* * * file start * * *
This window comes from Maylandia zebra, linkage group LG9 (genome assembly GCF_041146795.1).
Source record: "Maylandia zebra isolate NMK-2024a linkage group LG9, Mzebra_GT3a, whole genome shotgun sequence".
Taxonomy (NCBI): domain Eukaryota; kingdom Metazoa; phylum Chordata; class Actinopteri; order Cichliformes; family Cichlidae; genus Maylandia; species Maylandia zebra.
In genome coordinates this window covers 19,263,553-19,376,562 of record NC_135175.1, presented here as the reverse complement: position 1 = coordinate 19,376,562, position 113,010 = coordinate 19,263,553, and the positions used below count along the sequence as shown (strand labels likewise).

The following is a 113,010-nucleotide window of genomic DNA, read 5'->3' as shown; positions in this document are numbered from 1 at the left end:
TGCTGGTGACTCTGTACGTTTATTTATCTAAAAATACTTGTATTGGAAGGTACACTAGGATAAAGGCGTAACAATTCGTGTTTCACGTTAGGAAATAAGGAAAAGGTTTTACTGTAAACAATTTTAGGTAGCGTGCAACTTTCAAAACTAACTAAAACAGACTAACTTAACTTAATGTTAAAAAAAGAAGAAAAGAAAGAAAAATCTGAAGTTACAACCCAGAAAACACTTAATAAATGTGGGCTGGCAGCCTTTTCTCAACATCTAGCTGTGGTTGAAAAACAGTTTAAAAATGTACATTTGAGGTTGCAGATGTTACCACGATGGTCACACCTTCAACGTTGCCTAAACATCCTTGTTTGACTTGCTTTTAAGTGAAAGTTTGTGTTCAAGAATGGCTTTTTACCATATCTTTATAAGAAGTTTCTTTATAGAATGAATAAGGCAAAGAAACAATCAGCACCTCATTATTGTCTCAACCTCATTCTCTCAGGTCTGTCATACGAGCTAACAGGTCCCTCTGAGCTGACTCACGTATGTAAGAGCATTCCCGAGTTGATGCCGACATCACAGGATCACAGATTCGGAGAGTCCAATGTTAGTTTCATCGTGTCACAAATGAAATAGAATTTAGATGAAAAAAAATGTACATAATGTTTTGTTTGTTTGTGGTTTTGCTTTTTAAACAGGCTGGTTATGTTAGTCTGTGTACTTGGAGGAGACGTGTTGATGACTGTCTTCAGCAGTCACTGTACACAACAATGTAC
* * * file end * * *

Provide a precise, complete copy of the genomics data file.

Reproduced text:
This window comes from Maylandia zebra, linkage group LG9 (genome assembly GCF_041146795.1).
Source record: "Maylandia zebra isolate NMK-2024a linkage group LG9, Mzebra_GT3a, whole genome shotgun sequence".
Taxonomy (NCBI): domain Eukaryota; kingdom Metazoa; phylum Chordata; class Actinopteri; order Cichliformes; family Cichlidae; genus Maylandia; species Maylandia zebra.
In genome coordinates this window covers 19,263,553-19,376,562 of record NC_135175.1, presented here as the reverse complement: position 1 = coordinate 19,376,562, position 113,010 = coordinate 19,263,553, and the positions used below count along the sequence as shown (strand labels likewise).

The following is a 113,010-nucleotide window of genomic DNA, read 5'->3' as shown; positions in this document are numbered from 1 at the left end:
TGCTGGTGACTCTGTACGTTTATTTATCTAAAAATACTTGTATTGGAAGGTACACTAGGATAAAGGCGTAACAATTCGTGTTTCACGTTAGGAAATAAGGAAAAGGTTTTACTGTAAACAATTTTAGGTAGCGTGCAACTTTCAAAACTAACTAAAACAGACTAACTTAACTTAATGTTAAAAAAAGAAGAAAAGAAAGAAAAATCTGAAGTTACAACCCAGAAAACACTTAATAAATGTGGGCTGGCAGCCTTTTCTCAACATCTAGCTGTGGTTGAAAAACAGTTTAAAAATGTACATTTGAGGTTGCAGATGTTACCACGATGGTCACACCTTCAACGTTGCCTAAACATCCTTGTTTGACTTGCTTTTAAGTGAAAGTTTGTGTTCAAGAATGGCTTTTTACCATATCTTTATAAGAAGTTTCTTTATAGAATGAATAAGGCAAAGAAACAATCAGCACCTCATTATTGTCTCAACCTCATTCTCTCAGGTCTGTCATACGAGCTAACAGGTCCCTCTGAGCTGACTCACGTATGTAAGAGCATTCCCGAGTTGATGCCGACATCACAGGATCACAGATTCGGAGAGTCCAATGTTAGTTTCATCGTGTCACAAATGAAATAGAATTTAGATGAAAAAAAATGTACATAATGTTTTGTTTGTTTGTGGTTTTGCTTTTTAAACAGGCTGGTTATGTTAGTCTGTGTACTTGGAGGAGACGTGTTGATGACTGTCTTCAGCAGTCACTGTACACAACAATGTAC